Forum for Science, Industry and Business

Sponsored by:     3M 
Search our Site:

 

High salt levels in food banished by seaweed

19.09.2008
High salt levels in processed food could be a thing of the past, thanks to new research which has found that a certain type of seaweed can be used as a natural, health boosting alternative that doesn't affect the taste or adversely affect the shelf life of the food.

In a project that could revolutionise the food industry and improve the health of millions, researchers at Sheffield Hallam University have been working with Seagreens® to develop the use of seaweed granules as an alternative to salt (sodium chloride) in processed food.

Around 75 per cent of our daily salt intake comes from processed foods, with the average adult consuming 50 per cent more salt than the recommended limit of six grams per day.

Too much salt can lead to high blood pressure, which triples a person's chances of suffering a heart attack or stroke. Experts predict that if all adults cut their salt intake down to recommended levels then 70,000 heart attacks and strokes would be prevented each year in the UK.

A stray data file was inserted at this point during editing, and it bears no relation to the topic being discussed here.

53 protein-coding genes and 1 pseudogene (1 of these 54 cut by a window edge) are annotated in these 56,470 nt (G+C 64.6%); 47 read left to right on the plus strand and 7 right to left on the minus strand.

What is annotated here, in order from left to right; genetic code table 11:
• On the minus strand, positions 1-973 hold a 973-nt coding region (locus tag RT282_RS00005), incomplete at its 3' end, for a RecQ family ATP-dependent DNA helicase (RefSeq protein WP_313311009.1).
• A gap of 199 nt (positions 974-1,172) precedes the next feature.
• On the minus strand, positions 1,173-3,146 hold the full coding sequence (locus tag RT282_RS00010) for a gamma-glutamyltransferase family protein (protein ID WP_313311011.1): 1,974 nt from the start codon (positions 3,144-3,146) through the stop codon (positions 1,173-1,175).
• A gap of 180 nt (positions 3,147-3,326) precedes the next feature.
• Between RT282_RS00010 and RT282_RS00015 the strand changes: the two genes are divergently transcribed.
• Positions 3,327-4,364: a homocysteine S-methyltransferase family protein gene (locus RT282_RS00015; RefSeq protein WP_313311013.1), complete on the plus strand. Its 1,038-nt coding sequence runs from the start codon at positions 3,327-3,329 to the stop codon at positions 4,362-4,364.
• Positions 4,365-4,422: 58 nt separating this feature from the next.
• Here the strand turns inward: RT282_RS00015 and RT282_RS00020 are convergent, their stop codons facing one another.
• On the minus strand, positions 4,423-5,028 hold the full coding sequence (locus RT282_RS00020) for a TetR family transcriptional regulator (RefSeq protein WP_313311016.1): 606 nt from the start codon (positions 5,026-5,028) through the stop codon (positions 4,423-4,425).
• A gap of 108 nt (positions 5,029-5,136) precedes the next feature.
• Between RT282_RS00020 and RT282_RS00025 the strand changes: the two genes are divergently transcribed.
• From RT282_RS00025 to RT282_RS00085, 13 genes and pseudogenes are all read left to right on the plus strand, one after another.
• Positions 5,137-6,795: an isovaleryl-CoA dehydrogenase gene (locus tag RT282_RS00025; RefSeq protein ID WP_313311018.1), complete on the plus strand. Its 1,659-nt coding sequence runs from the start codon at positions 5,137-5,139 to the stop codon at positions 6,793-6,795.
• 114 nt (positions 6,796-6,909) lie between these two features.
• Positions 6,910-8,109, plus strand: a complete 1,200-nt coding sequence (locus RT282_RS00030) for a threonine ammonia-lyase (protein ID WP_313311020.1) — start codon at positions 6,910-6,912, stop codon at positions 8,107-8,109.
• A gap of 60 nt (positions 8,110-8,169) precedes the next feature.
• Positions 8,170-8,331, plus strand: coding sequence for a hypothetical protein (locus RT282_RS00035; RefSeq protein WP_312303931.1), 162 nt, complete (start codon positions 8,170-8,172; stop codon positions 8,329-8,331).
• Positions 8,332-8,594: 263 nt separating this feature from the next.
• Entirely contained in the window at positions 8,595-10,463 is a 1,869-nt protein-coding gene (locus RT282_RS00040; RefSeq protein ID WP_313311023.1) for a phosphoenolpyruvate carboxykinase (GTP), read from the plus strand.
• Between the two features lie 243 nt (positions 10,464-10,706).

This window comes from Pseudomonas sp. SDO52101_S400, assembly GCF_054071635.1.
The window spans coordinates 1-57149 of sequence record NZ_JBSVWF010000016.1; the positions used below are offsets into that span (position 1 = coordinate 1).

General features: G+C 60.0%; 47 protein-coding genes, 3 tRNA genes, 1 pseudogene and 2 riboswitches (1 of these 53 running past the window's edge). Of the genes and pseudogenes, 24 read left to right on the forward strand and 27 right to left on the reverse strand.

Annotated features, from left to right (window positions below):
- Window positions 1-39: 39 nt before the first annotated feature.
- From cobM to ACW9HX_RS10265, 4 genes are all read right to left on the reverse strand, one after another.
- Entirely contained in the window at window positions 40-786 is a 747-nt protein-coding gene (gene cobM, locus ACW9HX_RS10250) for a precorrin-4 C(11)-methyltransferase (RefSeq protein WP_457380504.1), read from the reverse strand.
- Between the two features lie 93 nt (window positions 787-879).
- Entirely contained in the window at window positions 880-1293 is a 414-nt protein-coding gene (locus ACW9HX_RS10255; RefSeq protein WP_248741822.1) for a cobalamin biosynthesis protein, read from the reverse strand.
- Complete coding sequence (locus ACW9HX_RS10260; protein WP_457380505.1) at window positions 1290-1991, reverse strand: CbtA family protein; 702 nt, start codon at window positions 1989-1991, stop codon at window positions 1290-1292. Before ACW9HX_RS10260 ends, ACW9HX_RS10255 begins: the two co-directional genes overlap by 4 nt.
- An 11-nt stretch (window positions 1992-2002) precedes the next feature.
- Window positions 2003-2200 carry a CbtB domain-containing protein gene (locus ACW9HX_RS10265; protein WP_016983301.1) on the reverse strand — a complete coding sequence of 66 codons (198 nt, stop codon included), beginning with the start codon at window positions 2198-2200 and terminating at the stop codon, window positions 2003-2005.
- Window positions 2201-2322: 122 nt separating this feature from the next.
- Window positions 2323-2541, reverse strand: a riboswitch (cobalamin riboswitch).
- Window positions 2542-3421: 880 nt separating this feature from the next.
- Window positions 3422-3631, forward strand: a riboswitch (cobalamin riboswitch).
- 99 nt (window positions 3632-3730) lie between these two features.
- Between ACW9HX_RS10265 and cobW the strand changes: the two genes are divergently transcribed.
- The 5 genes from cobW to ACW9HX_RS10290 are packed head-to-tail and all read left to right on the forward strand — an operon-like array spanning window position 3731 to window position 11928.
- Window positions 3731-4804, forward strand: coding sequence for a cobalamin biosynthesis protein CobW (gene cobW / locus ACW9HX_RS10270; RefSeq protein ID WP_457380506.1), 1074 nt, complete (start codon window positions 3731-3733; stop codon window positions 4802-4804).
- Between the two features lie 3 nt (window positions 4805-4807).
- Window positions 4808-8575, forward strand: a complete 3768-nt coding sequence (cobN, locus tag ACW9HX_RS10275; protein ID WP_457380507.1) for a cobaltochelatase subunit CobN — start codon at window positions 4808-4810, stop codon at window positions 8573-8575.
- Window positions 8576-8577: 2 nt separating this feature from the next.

As well as cutting salt, seaweed also has other reputed benefits and has been credited for playing a beneficial role in a number of common health conditions, such as obesity, diabetes, thyroid problems, breast cancer and cardiovascular disease. Nutritionally, Seagreens® granules contain an ideal balance of all the mineral salts including sodium at around 3.5 per cent, instead of 40 per cent typically found in salt.

Dr. Andrew Fairclough, lead researcher on the project from Sheffield Hallam University's Food Innovation team explains, "Seagreens® came to us with a proposal for using their wild Arctic wrack seaweed granules as an alternative to salt, but wanted to find out more about how this would affect foods, in particular their shelf life. Our research has found that as well as maintaining the taste of the food, the seaweed granules reduce the numbers of certain micro-organisms thereby helping to, lengthen its shelf life in a similar way to salt.

"In addition to this, Sheffield Hallam University tested the granules for their 'purity' in terms of their microbial load and for any external pollutants, and found that the product is extremely 'clean'."